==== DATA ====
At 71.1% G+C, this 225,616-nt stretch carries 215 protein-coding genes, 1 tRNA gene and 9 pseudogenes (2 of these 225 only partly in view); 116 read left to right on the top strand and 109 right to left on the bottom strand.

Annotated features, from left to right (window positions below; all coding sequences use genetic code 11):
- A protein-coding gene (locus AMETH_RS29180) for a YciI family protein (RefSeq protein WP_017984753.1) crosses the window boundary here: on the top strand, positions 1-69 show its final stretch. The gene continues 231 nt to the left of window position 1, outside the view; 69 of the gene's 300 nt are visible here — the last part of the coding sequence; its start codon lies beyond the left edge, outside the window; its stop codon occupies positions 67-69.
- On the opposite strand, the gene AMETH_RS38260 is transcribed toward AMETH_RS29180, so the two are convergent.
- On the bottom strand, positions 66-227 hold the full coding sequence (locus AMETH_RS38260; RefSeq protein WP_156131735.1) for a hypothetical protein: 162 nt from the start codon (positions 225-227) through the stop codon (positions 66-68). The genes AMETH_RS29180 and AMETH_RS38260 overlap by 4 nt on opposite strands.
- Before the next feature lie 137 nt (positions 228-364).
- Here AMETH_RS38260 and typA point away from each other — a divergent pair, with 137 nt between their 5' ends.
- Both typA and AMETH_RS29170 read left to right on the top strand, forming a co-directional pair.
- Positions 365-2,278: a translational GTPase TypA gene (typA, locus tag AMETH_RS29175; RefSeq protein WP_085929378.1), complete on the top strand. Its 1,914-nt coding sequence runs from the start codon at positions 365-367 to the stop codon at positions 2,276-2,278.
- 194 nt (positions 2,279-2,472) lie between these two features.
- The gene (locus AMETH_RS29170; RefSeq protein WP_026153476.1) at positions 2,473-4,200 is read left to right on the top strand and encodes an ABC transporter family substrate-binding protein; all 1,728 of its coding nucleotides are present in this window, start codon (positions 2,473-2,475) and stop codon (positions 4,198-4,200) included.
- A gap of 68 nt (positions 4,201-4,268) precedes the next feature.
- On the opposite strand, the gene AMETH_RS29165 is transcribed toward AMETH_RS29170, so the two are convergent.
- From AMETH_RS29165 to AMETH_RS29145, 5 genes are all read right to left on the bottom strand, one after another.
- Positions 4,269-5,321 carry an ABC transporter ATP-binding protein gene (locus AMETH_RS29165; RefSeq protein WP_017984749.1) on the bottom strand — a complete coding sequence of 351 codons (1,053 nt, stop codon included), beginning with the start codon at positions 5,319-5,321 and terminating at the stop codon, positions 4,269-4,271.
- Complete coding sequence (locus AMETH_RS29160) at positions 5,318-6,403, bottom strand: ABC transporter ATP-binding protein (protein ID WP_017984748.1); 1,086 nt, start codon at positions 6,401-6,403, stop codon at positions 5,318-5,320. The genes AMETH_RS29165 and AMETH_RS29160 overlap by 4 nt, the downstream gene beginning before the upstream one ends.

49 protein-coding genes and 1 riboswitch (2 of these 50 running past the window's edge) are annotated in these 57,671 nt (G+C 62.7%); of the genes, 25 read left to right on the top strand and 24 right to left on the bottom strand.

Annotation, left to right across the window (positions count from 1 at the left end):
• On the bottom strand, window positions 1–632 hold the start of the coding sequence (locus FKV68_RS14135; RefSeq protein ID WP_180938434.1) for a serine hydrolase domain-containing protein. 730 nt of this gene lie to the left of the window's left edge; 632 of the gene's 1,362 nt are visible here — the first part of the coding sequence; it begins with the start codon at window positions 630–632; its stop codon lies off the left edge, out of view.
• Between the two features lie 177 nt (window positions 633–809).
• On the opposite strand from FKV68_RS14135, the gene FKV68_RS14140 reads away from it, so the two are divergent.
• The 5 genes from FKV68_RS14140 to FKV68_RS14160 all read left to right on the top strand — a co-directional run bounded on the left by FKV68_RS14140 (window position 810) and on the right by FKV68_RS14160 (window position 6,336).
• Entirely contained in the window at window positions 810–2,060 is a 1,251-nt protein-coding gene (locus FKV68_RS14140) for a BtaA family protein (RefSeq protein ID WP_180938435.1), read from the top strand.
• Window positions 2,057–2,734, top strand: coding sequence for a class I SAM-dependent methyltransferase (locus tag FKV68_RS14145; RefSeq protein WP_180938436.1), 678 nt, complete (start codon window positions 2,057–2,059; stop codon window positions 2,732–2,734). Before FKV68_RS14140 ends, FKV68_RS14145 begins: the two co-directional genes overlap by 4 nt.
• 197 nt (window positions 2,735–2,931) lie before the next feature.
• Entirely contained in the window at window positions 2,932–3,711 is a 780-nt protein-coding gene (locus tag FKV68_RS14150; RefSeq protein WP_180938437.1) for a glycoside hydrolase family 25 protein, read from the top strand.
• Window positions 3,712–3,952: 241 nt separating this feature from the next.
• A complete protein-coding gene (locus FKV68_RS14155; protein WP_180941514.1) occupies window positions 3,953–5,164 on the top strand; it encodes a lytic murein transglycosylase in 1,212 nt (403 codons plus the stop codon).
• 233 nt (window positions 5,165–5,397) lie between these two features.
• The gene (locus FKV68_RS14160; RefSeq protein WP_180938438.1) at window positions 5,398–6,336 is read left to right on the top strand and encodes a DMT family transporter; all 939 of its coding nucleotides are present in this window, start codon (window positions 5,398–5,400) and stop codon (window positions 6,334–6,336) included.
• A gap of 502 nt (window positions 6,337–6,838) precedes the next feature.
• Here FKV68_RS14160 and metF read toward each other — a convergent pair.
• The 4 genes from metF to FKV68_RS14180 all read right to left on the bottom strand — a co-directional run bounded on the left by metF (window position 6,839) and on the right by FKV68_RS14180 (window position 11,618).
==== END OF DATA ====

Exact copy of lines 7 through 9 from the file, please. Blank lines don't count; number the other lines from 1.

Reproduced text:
- Here AMETH_RS38260 and typA point away from each other — a divergent pair, with 137 nt between their 5' ends.
- Both typA and AMETH_RS29170 read left to right on the top strand, forming a co-directional pair.
- Positions 365-2,278: a translational GTPase TypA gene (typA, locus tag AMETH_RS29175; RefSeq protein WP_085929378.1), complete on the top strand. Its 1,914-nt coding sequence runs from the start codon at positions 365-367 to the stop codon at positions 2,276-2,278.